By Amanda Kuhnert
About six months into the pandemic, Katya d’Angelo and Chris Triolo purchased a brick-and-mortar business right around the corner from where they live in downtown Waterbury, Vermont. The two are known around town for their ice-cream tricycle, The Udder Guys—a side business to their day jobs in marketing and computer programming. But since the purchase of Bridgeside Books in October, Katya works full-time at the bookstore while Chris has a full-time job separate from the business.
Triolo and d’Angelo relocated to Waterbury from the Boston area five years ago. They had plans to start a business, so when they heard the bookstore was for sale, they immediately jumped on the opportunity. But they didn’t go it alone. Triolo attended a number of events put on by the U.S. Small Business Administration (SBA) and other organizations like SCORE.
“We were directed to the Vermont Small Business Development Center (VtSBDC) at one of those events and then met Charley,” Triolo said. “We completely changed our valuation and forecasting models after conversations with Charley at VtSBDC. He really helped tremendously before and after the sale.” Charley Ininger opened several businesses before becoming a VtSBDC business advisor in 2011.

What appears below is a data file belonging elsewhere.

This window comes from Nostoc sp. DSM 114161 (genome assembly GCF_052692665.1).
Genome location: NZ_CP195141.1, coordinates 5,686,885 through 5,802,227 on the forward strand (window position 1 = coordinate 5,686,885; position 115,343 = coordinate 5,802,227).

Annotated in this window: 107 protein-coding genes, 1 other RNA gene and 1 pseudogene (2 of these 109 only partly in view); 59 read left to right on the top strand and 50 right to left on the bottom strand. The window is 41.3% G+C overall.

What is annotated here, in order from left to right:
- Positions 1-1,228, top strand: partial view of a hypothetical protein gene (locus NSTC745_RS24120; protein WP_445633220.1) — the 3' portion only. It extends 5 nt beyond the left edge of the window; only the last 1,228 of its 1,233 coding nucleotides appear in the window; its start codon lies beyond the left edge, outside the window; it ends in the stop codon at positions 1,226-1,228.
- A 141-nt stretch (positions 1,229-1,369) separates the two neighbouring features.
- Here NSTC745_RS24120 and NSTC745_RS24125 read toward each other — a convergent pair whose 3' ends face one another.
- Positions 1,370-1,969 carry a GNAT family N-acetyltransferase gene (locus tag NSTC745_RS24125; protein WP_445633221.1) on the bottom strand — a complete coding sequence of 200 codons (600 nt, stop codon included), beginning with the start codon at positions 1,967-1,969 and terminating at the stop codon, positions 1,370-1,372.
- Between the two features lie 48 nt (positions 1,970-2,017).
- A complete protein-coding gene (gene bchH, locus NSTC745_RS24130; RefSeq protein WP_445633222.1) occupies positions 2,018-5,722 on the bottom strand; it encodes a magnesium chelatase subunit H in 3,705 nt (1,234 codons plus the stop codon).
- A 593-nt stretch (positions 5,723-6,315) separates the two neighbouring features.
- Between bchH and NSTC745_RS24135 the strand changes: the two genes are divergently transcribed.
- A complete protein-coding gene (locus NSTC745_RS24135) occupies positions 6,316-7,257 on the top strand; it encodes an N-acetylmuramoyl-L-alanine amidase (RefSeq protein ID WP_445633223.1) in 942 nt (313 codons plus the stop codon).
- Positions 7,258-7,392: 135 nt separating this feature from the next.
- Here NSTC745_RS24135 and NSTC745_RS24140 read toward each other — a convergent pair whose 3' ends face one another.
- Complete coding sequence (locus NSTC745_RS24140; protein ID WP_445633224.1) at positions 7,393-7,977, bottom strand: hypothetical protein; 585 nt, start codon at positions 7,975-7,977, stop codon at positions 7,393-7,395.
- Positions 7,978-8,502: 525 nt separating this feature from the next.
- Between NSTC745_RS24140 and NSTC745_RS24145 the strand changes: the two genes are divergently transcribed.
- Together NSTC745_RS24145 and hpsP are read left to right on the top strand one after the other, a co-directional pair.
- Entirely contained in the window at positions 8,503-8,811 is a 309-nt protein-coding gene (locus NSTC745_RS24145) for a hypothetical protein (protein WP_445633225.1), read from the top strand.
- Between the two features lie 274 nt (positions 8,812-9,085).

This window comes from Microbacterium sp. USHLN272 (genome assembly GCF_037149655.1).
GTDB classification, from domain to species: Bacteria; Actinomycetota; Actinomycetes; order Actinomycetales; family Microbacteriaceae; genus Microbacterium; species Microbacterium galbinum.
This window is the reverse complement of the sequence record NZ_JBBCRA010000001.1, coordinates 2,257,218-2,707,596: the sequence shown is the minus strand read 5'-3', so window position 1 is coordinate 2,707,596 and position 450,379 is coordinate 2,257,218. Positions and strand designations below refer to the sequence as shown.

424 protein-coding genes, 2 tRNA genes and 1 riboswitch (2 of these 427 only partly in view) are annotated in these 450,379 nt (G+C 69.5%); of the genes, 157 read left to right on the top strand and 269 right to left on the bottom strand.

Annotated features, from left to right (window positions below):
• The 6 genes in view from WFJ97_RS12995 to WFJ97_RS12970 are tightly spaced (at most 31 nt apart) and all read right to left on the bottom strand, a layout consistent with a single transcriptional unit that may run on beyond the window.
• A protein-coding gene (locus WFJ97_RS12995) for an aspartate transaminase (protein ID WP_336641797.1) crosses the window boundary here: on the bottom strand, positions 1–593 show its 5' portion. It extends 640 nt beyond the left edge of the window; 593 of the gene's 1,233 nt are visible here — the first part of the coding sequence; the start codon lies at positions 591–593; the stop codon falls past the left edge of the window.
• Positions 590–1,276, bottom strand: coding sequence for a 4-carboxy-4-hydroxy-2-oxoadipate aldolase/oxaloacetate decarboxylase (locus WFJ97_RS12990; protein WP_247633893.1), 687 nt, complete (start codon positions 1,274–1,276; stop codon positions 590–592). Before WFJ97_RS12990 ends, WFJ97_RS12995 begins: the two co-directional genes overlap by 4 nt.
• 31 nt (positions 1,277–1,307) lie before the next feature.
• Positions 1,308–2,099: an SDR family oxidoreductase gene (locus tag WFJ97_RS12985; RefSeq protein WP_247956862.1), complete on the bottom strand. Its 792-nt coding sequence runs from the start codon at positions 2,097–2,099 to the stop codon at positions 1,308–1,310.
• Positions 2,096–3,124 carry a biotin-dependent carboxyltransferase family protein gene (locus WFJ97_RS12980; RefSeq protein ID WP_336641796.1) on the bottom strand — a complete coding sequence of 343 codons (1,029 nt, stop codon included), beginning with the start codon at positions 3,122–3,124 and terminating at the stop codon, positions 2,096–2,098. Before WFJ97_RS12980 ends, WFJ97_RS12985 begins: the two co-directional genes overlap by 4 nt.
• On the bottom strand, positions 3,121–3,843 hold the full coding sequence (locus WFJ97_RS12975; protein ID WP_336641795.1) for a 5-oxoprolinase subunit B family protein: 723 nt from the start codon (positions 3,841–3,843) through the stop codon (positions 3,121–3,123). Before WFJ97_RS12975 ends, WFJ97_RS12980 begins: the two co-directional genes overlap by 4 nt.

“Our experience with VtSBDC was absolutely what we needed when we needed it,” Triolo said. “The guidance provided was thoughtful, targeted to our business, and most of all relevant to our unique situation. We couldn’t have asked for a better partner while starting out this new adventure in business.”
Triolo also worked with Steve Dobrin, a financial consultant to VtSBDC, who helped him get organized in QuickBooks, work through cashflow forecasts, and purchase a new point-of-sale system. “Steve is very accessible and knowledgeable on a variety of financial topics and has been a great resource as we get further into our new business venture,” Triolo said.
Looking beyond Covid-19
Prior to the purchase, the bookshop had been operating for several months under Covid-19 protocols—hand sanitizing, masking, and limited occupancy. The new owners kept these precautions in place, while simultaneously planning for a post-pandemic future.
“We purchased an existing business that had been in the same location for 11 years,” Triolo explained. “They downsized when Covid hit, and we decided to take over the entire space which more than doubled the square footage that was originally offered in the sale. This was a great move on our part as we plan for the future when events and other live in-person activities can take place in our store.”
Along with more room for books, the additional space has allowed the couple to expand their selection of at-home activities. “We have offered more options for things to do in your household during Covid, such as increased our puzzle, tea, and board game selections,” Triolo said.
Triolo and d’Angelo’s new take on this anchor business in Waterbury village has been enthusiastically embraced by the community. “The town has really rallied around us and helped make our time so far a wonderful success,” Triolo said.
Bridgeside Books is open Tuesday through Saturday, 10 a.m. to 5 p.m., and Sunday, 11 a.m. to 4 p.m.
More info: bridgesidebooks.com.
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